The average household in Britain is currently enduring the lengthiest dip in disposable income for six years. Cash-strapped consumers are struggling with the combination of lacklustre growth in their wages, which is providing modest support to disposable incomes, and inflation, which is taking its toll on the pound in their pocket as the cost of everyday items increase.
Recent data from the Office for National Statistics (ONS) revealed real household disposable income fell by 1.1% per head in the second quarter of 2017, meaning disposable incomes have declined for four consecutive quarters, marking the longest period of negative growth since the tail end of 2011.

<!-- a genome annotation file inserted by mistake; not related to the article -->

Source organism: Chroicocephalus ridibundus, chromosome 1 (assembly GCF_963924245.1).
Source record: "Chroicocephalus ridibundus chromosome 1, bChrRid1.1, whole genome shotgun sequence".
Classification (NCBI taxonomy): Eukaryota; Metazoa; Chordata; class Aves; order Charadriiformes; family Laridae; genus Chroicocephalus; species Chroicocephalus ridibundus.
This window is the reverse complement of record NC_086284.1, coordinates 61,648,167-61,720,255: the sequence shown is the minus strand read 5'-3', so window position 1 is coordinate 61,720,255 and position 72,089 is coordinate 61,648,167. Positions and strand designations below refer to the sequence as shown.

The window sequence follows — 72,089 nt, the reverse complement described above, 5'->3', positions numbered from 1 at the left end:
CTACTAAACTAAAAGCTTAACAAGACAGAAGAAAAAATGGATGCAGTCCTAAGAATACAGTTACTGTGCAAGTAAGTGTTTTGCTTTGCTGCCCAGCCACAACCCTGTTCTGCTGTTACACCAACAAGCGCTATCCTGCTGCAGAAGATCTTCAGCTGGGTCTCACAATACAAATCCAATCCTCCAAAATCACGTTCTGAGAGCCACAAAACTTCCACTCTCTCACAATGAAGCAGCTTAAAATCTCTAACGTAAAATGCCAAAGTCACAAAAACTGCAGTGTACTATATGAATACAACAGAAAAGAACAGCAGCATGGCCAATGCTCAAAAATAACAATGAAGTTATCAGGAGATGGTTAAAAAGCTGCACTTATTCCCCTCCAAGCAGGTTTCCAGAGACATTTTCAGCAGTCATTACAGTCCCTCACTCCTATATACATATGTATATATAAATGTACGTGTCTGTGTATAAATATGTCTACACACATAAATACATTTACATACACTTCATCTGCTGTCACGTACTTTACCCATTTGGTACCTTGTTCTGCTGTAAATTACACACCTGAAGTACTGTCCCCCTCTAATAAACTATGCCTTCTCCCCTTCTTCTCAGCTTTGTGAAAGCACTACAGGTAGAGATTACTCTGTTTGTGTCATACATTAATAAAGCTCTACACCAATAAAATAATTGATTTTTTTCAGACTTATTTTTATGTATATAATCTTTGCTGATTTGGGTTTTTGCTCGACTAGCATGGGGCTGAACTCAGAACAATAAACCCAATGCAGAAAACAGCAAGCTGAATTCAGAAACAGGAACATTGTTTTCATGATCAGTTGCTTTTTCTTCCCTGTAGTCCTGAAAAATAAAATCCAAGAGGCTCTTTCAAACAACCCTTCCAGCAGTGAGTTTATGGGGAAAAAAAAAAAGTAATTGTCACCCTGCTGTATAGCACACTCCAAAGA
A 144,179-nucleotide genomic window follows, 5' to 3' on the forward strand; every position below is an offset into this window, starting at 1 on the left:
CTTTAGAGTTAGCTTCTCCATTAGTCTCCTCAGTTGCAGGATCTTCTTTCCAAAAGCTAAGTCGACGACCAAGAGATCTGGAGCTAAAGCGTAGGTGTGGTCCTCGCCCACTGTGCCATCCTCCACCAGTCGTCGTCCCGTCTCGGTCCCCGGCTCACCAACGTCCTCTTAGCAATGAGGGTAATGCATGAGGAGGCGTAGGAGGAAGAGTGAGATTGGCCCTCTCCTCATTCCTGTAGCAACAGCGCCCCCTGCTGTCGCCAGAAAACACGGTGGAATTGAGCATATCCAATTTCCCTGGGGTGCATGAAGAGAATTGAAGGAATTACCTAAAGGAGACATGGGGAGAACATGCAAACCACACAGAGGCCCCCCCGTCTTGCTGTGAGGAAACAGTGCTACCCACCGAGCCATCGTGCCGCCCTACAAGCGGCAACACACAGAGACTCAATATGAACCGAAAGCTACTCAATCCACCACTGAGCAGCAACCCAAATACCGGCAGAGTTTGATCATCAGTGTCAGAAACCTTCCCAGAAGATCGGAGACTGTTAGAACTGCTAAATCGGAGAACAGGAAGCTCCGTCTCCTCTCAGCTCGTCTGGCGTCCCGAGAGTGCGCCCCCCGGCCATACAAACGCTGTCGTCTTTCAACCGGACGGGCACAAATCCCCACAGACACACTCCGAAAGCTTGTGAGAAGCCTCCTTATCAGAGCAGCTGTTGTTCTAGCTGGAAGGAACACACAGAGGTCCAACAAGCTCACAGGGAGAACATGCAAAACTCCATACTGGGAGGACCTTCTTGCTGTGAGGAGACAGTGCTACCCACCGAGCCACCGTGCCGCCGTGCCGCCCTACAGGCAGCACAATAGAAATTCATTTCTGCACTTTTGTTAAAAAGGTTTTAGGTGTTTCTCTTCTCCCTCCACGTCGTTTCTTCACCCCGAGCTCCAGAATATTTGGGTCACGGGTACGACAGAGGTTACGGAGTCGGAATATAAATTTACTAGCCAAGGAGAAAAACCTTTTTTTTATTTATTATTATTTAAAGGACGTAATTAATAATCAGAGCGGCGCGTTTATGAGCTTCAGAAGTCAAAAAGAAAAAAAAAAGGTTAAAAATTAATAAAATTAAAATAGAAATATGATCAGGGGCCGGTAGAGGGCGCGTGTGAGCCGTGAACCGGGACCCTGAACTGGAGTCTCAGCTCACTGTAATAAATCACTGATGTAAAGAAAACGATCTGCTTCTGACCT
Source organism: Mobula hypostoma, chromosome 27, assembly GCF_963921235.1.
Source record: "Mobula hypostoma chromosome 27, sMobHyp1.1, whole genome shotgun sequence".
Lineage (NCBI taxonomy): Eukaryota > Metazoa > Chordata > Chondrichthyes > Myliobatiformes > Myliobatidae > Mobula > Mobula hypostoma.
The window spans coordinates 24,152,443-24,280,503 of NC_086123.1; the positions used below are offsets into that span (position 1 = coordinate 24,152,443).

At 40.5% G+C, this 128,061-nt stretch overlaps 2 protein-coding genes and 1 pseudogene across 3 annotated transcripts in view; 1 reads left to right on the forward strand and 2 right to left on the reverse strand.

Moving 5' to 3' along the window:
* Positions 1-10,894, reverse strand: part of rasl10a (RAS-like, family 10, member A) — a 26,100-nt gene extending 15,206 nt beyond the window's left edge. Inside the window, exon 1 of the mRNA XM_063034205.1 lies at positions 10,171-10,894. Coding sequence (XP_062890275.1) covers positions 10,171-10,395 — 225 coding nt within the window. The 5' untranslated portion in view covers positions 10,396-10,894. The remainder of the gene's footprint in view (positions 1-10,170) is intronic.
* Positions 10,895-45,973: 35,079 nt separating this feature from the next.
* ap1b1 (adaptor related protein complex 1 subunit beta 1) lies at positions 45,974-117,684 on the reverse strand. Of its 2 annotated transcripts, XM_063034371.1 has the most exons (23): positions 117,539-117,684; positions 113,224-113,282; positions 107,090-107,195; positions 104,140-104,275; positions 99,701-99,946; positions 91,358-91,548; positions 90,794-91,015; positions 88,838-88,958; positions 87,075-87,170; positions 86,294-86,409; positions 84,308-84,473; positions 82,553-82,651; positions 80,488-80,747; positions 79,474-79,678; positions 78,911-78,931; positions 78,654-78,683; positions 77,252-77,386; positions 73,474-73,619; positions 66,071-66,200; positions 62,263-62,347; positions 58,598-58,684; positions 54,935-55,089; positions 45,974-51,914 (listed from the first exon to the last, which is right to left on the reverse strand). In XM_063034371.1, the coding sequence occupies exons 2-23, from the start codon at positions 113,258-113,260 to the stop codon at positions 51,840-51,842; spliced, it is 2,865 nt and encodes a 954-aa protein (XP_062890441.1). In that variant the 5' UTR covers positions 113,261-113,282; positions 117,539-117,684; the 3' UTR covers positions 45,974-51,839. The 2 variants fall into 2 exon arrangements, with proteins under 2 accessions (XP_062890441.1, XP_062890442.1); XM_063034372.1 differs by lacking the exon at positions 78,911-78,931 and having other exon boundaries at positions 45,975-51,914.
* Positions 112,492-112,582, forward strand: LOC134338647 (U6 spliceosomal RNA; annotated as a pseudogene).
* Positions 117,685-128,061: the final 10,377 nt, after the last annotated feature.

The data from the ONS coincides with a study1 disclosing that for the first time in two years, households said they thought their personal financial situation had deteriorated. This perception will no doubt have a negative impact on people's saving and spending habits.
It is anticipated that the interest rate rise in November could help temper rising inflation, which has been fuelled further by the Brexit-hit pound. Watch this space.
1Eurobarometer Consumer Survey, Oct 2017
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